ARTICLE

 EcoEng Newsletter No. 11, October 2005

Appropriate management of onsite sanitation

- New environmental legislation in Finland changes policies and interpretations

Content No. 11/05
Title page / Index
From the editors
Faces: H.v.Bohemen
Review: EE Book
NOWRA:
Overview, Etnier
Kirk et al.
Articles:
Composting (ch. 4)
ZED,Kirchner
Fecal composting
Policy Finl, Mattila
Desert infrastruct.
IEES:
Writers' Fund
Ecosan Durban 05
myNetworks
Good bye T. Rohrer
Various issues:
Newsbits
Calendar
Joe's Corner
Mailing list
Credits

By Dr. Harri Mattila
Häme Polytechnic, Environmental Engineering
Visamäentie 35 B
13100 Hämeenlinna
Finland












Harri Mattila has more than 20 years experience in the field of water supply and sanitation and he has worked also with lake protection and conservation projects. He has worked with private as well as public sector and the duties have varied from training and education to project management of different implementation projects. He has worked also in development cooperation projects in Tanzania, Kenya and Ethiopia. Today he is working as Senior Lecturer at Häme Polytechnic in Finland. This article is an abstract of the doctoral dissertation by Harri Mattila.

Key words: sanitation, onsite sanitation, decentralized sanitation, wastewater treatment, management options, environmental legislation, SCOT, non-point source pollution, water services, DESAR

 

The situation in Finland

 

In Finland, the lack of proper sanitation causes deterioration of the environment, especially eutrophication of surface waters and, in some cases, pollution of groundwater. There are more than 700,000 residential properties - either summer cottages or year-round houses - outside sewerage networks in the country. The wastewaters from these properties were mainly treated in septic systems until the end of the 20th century.

Since the beginning of the new millennium, the legislation concerning onsite sanitation has changed completely. For it to operate as planned, research on the proper management of onsite sanitation is required. The main objective of the doctoral dissertation by Harri Mattila was to find answers to the questions: How to put the new laws and regulations into practice without major friction? What will the consequences of the new legislation be? What main topics should be researched further to avoid the deterioration of the environment due to wastewaters from sparsely populated areas?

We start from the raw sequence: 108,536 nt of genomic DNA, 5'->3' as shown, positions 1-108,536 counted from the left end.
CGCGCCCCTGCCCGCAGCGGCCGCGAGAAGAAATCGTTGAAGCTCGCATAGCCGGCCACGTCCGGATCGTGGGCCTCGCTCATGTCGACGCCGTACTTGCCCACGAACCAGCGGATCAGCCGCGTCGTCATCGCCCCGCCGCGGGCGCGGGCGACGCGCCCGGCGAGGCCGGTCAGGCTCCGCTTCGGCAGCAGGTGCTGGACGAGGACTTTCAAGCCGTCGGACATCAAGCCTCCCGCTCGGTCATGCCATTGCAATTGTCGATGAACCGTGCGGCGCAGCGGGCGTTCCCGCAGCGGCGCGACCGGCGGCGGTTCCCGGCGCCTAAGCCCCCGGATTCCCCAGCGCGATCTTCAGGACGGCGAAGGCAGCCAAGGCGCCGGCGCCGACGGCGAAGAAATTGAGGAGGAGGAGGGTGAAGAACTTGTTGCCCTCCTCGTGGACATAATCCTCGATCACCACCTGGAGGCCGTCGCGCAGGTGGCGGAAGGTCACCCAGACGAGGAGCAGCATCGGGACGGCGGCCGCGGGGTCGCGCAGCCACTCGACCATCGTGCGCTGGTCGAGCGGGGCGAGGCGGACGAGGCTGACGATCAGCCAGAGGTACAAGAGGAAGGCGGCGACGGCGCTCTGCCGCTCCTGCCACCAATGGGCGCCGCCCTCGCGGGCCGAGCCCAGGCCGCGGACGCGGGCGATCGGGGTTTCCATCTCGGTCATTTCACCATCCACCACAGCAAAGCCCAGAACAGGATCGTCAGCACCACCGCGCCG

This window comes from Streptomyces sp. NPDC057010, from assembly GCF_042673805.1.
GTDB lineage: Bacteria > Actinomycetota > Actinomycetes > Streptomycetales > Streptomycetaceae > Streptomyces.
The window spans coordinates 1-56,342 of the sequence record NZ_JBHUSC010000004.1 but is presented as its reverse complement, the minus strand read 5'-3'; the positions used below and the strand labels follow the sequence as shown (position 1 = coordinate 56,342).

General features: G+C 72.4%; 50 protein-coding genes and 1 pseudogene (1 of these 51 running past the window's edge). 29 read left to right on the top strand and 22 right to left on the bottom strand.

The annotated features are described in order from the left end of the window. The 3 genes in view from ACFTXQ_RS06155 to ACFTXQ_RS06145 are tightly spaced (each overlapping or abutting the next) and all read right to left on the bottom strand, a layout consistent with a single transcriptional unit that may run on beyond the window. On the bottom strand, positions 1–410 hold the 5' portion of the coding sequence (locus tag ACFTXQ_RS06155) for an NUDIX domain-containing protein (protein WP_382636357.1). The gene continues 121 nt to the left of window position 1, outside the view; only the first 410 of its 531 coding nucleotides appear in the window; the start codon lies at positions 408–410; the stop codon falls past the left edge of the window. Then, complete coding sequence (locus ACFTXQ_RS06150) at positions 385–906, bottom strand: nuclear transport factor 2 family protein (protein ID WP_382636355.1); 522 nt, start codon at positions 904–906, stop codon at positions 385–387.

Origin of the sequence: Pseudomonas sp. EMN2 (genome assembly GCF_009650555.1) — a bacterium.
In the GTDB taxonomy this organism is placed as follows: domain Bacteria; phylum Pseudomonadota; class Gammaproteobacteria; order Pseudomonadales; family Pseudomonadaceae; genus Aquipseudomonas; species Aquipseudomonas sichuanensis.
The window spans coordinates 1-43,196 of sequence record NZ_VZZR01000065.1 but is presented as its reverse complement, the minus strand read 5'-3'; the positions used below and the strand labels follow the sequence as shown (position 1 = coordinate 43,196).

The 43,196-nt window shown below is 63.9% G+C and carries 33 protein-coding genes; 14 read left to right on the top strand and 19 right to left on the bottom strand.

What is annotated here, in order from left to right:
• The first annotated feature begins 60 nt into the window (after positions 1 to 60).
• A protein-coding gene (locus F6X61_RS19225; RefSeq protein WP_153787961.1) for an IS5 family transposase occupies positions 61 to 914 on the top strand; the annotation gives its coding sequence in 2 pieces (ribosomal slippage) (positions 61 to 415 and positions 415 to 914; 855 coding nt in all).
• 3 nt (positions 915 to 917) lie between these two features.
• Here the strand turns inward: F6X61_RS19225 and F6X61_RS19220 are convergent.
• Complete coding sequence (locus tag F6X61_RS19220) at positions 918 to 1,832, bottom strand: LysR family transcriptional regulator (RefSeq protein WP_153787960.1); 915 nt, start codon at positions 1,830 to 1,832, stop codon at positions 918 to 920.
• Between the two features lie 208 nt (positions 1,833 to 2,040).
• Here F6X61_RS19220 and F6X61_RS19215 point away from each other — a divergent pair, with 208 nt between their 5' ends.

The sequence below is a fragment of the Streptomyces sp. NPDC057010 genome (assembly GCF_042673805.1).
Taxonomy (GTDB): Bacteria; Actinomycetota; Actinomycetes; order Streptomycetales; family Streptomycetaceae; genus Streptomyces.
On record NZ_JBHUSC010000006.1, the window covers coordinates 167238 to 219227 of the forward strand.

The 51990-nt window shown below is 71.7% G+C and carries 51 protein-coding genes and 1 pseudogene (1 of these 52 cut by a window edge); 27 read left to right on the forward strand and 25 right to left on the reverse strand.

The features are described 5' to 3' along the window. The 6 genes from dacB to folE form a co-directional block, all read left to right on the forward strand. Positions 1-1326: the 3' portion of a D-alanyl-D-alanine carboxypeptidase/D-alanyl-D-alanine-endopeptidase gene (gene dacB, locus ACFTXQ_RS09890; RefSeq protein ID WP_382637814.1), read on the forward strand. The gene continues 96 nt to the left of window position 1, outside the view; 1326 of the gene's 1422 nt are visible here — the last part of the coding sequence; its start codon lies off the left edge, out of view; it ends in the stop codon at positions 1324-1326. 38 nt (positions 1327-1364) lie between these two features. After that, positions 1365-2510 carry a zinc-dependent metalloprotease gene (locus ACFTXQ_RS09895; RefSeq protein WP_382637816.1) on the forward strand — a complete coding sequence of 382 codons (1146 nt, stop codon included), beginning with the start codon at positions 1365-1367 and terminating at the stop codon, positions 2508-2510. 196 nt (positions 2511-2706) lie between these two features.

Fig. 1: The effect of social construction of technology (SCOT) on the selection of solutions for onsite sanitation. An optimal solution, either for the environment or the house owner or for both (e.g., dry toilet plus infiltration) is rarely implemented because of the various elements affecting the decision-making process. The final solution to be implemented is a compromise between different alternatives which is often not the best one, not even for the house owner.

 

After collecting empirical data from different sanitation projects in Finland and a number of international conferences, as well as studying the theory of Social Construction of Technology (SCOT), path dependence theory, stakeholders theories and futures research methods, the author makes comparisons, analyses and reviews of the findings and gives his conclusions and recommendations concerning the research topics. Action research, which aims at interaction between practice and theories, is used as the strategy of the research.

 

Main findings

Figure 2. Point source pollution. The outlet of the wastewater treatment plant of the municipality of Toijala in Finland. The sign "WASTEWATER OUTLET" (PURKUPUTKI) shows the point source of pollution.

The main findings can be condensed into the following conclusions. Finland has enough up-to-date laws and regulations concerning onsite sanitation. The most important thing is that the legislation is interpreted with equal strictness all over the country to uphold respect for it. The quality of all activities taken must be first rate, availability of professional sector people is to be secured and product development - especially in dry toilet technology - must continue. The methods of futures research should be applied more seriously in the water and sanitation sector to ensure that we are moving in the preferred direction.

There are also a couple of recommendations for future actions and research topics given. The research implies the question whether the dominating trend toward larger sewer networks and larger centralized wastewater treatment plants in Finland is desirable or should we also study the decentralized alternatives? Should we totally eliminate the concept of non-point source pollution to highlight the individual's responsibility for the environment (as the new legislation in Finland does)?

Figure 3. Non-point source pollution. Even if it is known, that runoff water from densely populated areas carries a lot of solids and harmful material into water courses and the point of the source is clearly seen.

Finnish research, experiences and product development of onsite sanitation could help in solving the world's sanitation crisis if only given enough resources. It would support the country's own environmental protection, employment and economy as well.

 

References

 

Mattila, H. 2005. Appropriate management of on-site sanitation, Tampere University of Technology, Finland, Publications 537. 151 p.

© 2005, International Ecological Engineering Society, Wolhusen, Switzerland